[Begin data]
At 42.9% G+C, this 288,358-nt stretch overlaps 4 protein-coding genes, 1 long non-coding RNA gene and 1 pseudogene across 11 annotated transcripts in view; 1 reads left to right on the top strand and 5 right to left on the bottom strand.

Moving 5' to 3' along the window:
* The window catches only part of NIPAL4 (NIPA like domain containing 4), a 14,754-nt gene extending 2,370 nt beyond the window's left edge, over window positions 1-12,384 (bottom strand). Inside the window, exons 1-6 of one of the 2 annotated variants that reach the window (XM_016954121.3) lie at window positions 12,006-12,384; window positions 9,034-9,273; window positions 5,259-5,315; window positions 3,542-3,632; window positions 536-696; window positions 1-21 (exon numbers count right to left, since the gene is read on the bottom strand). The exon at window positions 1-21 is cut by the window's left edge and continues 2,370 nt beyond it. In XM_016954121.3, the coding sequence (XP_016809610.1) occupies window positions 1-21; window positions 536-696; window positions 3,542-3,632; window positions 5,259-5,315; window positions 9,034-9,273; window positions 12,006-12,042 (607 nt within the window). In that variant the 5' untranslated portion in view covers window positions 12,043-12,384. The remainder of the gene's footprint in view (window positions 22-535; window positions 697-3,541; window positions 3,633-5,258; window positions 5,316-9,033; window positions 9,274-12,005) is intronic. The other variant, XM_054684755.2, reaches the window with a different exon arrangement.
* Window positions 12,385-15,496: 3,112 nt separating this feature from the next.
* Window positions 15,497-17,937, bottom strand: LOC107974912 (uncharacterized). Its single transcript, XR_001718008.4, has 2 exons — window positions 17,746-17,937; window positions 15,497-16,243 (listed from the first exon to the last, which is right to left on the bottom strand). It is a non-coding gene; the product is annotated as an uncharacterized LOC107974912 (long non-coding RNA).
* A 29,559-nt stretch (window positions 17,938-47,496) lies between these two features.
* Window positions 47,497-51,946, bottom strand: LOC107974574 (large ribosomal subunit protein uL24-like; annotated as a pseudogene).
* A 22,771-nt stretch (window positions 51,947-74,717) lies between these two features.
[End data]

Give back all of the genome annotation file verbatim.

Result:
At 42.9% G+C, this 288,358-nt stretch overlaps 4 protein-coding genes, 1 long non-coding RNA gene and 1 pseudogene across 11 annotated transcripts in view; 1 reads left to right on the top strand and 5 right to left on the bottom strand.

Moving 5' to 3' along the window:
* The window catches only part of NIPAL4 (NIPA like domain containing 4), a 14,754-nt gene extending 2,370 nt beyond the window's left edge, over window positions 1-12,384 (bottom strand). Inside the window, exons 1-6 of one of the 2 annotated variants that reach the window (XM_016954121.3) lie at window positions 12,006-12,384; window positions 9,034-9,273; window positions 5,259-5,315; window positions 3,542-3,632; window positions 536-696; window positions 1-21 (exon numbers count right to left, since the gene is read on the bottom strand). The exon at window positions 1-21 is cut by the window's left edge and continues 2,370 nt beyond it. In XM_016954121.3, the coding sequence (XP_016809610.1) occupies window positions 1-21; window positions 536-696; window positions 3,542-3,632; window positions 5,259-5,315; window positions 9,034-9,273; window positions 12,006-12,042 (607 nt within the window). In that variant the 5' untranslated portion in view covers window positions 12,043-12,384. The remainder of the gene's footprint in view (window positions 22-535; window positions 697-3,541; window positions 3,633-5,258; window positions 5,316-9,033; window positions 9,274-12,005) is intronic. The other variant, XM_054684755.2, reaches the window with a different exon arrangement.
* Window positions 12,385-15,496: 3,112 nt separating this feature from the next.
* Window positions 15,497-17,937, bottom strand: LOC107974912 (uncharacterized). Its single transcript, XR_001718008.4, has 2 exons — window positions 17,746-17,937; window positions 15,497-16,243 (listed from the first exon to the last, which is right to left on the bottom strand). It is a non-coding gene; the product is annotated as an uncharacterized LOC107974912 (long non-coding RNA).
* A 29,559-nt stretch (window positions 17,938-47,496) lies between these two features.
* Window positions 47,497-51,946, bottom strand: LOC107974574 (large ribosomal subunit protein uL24-like; annotated as a pseudogene).
* A 22,771-nt stretch (window positions 51,947-74,717) lies between these two features.